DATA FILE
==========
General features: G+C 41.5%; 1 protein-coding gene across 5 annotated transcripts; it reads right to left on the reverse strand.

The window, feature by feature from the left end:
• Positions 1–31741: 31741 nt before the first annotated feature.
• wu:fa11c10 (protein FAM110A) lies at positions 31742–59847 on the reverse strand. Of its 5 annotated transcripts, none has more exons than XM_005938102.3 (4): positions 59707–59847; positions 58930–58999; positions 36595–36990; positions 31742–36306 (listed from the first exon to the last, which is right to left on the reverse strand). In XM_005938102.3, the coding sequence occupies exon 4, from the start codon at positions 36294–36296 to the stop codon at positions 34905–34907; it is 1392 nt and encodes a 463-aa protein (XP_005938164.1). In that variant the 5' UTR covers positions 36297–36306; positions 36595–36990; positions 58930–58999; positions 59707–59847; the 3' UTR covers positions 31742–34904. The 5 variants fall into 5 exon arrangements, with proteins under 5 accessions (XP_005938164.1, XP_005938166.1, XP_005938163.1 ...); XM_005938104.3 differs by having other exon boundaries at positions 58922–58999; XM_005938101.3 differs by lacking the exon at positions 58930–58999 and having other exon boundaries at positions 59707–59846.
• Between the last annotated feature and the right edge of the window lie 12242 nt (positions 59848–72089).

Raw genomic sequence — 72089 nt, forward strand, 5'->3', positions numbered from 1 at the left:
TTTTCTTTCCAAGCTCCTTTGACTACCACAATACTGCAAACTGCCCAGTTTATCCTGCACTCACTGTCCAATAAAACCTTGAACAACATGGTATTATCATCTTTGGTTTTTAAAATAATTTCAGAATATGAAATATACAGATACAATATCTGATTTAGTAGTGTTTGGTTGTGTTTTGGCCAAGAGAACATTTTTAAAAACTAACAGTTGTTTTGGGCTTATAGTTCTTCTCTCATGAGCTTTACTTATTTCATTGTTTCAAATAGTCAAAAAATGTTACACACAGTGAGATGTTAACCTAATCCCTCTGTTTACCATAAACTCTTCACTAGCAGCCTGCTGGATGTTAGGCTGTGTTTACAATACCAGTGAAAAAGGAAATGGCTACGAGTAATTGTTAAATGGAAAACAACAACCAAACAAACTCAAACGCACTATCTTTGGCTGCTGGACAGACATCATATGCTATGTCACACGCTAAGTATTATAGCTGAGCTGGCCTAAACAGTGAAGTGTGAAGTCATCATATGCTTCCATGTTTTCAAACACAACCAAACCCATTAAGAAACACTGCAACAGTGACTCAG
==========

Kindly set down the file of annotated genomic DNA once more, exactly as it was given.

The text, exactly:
General features: G+C 41.5%; 1 protein-coding gene across 5 annotated transcripts; it reads right to left on the reverse strand.

The window, feature by feature from the left end:
• Positions 1–31741: 31741 nt before the first annotated feature.
• wu:fa11c10 (protein FAM110A) lies at positions 31742–59847 on the reverse strand. Of its 5 annotated transcripts, none has more exons than XM_005938102.3 (4): positions 59707–59847; positions 58930–58999; positions 36595–36990; positions 31742–36306 (listed from the first exon to the last, which is right to left on the reverse strand). In XM_005938102.3, the coding sequence occupies exon 4, from the start codon at positions 36294–36296 to the stop codon at positions 34905–34907; it is 1392 nt and encodes a 463-aa protein (XP_005938164.1). In that variant the 5' UTR covers positions 36297–36306; positions 36595–36990; positions 58930–58999; positions 59707–59847; the 3' UTR covers positions 31742–34904. The 5 variants fall into 5 exon arrangements, with proteins under 5 accessions (XP_005938164.1, XP_005938166.1, XP_005938163.1 ...); XM_005938104.3 differs by having other exon boundaries at positions 58922–58999; XM_005938101.3 differs by lacking the exon at positions 58930–58999 and having other exon boundaries at positions 59707–59846.
• Between the last annotated feature and the right edge of the window lie 12242 nt (positions 59848–72089).

Raw genomic sequence — 72089 nt, forward strand, 5'->3', positions numbered from 1 at the left:
TTTTCTTTCCAAGCTCCTTTGACTACCACAATACTGCAAACTGCCCAGTTTATCCTGCACTCACTGTCCAATAAAACCTTGAACAACATGGTATTATCATCTTTGGTTTTTAAAATAATTTCAGAATATGAAATATACAGATACAATATCTGATTTAGTAGTGTTTGGTTGTGTTTTGGCCAAGAGAACATTTTTAAAAACTAACAGTTGTTTTGGGCTTATAGTTCTTCTCTCATGAGCTTTACTTATTTCATTGTTTCAAATAGTCAAAAAATGTTACACACAGTGAGATGTTAACCTAATCCCTCTGTTTACCATAAACTCTTCACTAGCAGCCTGCTGGATGTTAGGCTGTGTTTACAATACCAGTGAAAAAGGAAATGGCTACGAGTAATTGTTAAATGGAAAACAACAACCAAACAAACTCAAACGCACTATCTTTGGCTGCTGGACAGACATCATATGCTATGTCACACGCTAAGTATTATAGCTGAGCTGGCCTAAACAGTGAAGTGTGAAGTCATCATATGCTTCCATGTTTTCAAACACAACCAAACCCATTAAGAAACACTGCAACAGTGACTCAG